New research says that if you want to see something better, you shouldn’t look directly at it. At least, that’s what our eyes seem to believe.
Researchers at the University of Bonn, Germany, report that when we look directly at something, we’re not using our eyes to their full potential. When we do this, they explain, light doesn’t hit the center of our foveas, where photoreceptors (light-sensitive cells) are most densely packed. Instead, light (and thus, the area where images are perceived) are shifted slightly upwards and towards the nose relative to this central, highly sensitive spot.
While this shift doesn’t seem to really impair our perception in any meaningful way, the findings will help improve our understanding of how our eyes work and how we can fix them when they don’t.
I spy with my little eye
“In humans, cone packing varies within the fovea itself, with a sharp peak in its center. When we focus on an object, we align our eyes so that its image falls exactly on that spot — that, at least, was the general assumption so far,” says Dr. Wolf Harmening, head of the adaptive optics and visual psychophysics group at the Department of Ophthalmology at the University Hospital Bonn and corresponding author of the paper.
The team worked with 20 healthy subjects from Germany, who were asked to fixate on (look directly at) different objects while monitoring how light hit their retinas using “adaptive optics in vivo imaging and micro-stimulation”. An offset between the point of highest photoreceptor density and where the image formed on the retina was observed in all 20 participants, the authors explain. They hypothesize that this shift is a natural adaptation that helps to improve the overall quality of our vision.
Our eyes function similarly to a camera, but they’re not really the same. In a digital camera, light-sensitive elements are distributed evenly across the surface of their sensors. They’re the same all over the sensor, with the same size, properties, and operating principles. Our eyes use two types of cells to pick up on light, the rod and cone photoreceptors. The first kind is useful for seeing motion in dim light, and the latter is suited to picking out colors and fine detail in good lighting conditions.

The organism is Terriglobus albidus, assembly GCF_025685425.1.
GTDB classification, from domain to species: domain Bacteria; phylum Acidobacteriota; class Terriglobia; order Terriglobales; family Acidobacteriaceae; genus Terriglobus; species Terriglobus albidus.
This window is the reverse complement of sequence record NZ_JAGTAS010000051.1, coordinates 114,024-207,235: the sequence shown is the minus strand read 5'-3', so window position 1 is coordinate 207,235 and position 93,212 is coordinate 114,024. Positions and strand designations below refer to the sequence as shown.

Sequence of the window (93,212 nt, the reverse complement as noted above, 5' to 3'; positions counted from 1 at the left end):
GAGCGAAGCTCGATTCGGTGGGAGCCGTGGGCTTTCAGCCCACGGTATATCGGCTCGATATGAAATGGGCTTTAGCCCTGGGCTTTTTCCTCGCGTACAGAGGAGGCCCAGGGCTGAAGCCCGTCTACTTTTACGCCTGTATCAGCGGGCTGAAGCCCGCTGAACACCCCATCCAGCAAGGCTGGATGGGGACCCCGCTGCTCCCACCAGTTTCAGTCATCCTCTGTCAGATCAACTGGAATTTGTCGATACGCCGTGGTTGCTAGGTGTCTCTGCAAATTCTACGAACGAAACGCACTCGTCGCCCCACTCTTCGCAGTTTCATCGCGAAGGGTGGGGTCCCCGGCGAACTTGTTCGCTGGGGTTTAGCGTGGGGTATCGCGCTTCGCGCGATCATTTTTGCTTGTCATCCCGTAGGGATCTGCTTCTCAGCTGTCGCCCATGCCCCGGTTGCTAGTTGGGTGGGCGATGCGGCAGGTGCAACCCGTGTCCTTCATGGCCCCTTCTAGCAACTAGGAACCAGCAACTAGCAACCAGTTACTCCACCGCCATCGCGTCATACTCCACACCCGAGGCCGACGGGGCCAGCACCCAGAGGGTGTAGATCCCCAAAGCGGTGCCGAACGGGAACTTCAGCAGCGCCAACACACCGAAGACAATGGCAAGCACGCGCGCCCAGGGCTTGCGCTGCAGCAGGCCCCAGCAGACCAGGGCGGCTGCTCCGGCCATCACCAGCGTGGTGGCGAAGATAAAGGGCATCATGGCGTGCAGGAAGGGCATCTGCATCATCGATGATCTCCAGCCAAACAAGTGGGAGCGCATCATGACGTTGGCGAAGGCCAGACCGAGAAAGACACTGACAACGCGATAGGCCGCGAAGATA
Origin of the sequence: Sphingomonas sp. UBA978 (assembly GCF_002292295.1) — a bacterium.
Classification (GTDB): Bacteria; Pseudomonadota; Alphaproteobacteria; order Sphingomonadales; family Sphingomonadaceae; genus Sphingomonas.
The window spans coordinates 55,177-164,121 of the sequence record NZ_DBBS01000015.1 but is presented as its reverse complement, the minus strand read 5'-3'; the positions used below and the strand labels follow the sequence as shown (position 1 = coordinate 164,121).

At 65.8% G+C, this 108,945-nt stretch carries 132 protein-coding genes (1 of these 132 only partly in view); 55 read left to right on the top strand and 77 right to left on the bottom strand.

Unlike in a camera, however, the photosensitive cells in our retinas aren’t evenly distributed. They vary quite significantly in density, size, and spacing. The fovea, a specialized central area of our retinas that can produce the sharpest vision, has around 200,000 cone cells per square millimeter. At the edges of the retina, this can fall to around 5,000 per square millimeter, which is 40 times less dense. In essence, our eyes produce high-definition images in the middle of our field of view and progressively less-defined images towards the edges. Our brains kind of fill in the missing information around the edges to make it all seem seamless — but if you try to pay attention to something at the edges of your vision, you’ll notice how little detail you can actually notice there.
It would, then, seem very counterproductive to have the image of whatever we’re looking at directly form away from the fovea. Wouldn’t we want to have the best view of whatever we’re, you know, viewing? The team explains that this is likely an adaptation to the way human sight works: both eyes, side by side, peering out in the same direction.
All 20 participants in the study showed the same shift, which was slightly upwards and towards the nose compared to the fovea. For some, this offset was larger, for some, smaller, but the direction was always the same for all participants, and all of them showed symmetry in the offset between both eyes. Follow-up examinations carried out one year after the initial trials showed that these focal points had not moved in the meantime.
“When we look at horizontal surfaces, such as the floor, objects above fixation are farther away,” explains Jenny Lorén Reiniger, a co-author of the paper. “This is true for most parts of our natural surrounds. Objects located higher appear a little smaller. Shifting our gaze in that fashion might enlarge the area of the visual field that is sheen sharply.”
“The fact that we were able to detect [this offset] at all is based on technical and methodological advances of the last two decades,” says Harmening.
One other interesting conclusion the authors draw is that, despite the huge number of light-sensitive cells our retinas contain, we only use a small fraction of them — around a few dozen — when focusing on a single point. Even more, it’s probably the same cells all throughout our lives, as the focal point doesn’t seem to move over time. While this is an interesting tidbit to share in trivia, it’s also valuable for researchers trying to determine how best to repair eyes and restore vision following damage or disease.
The paper “Human gaze is systematically offset from the center of cone topography” has been published in the journal Current Biology.
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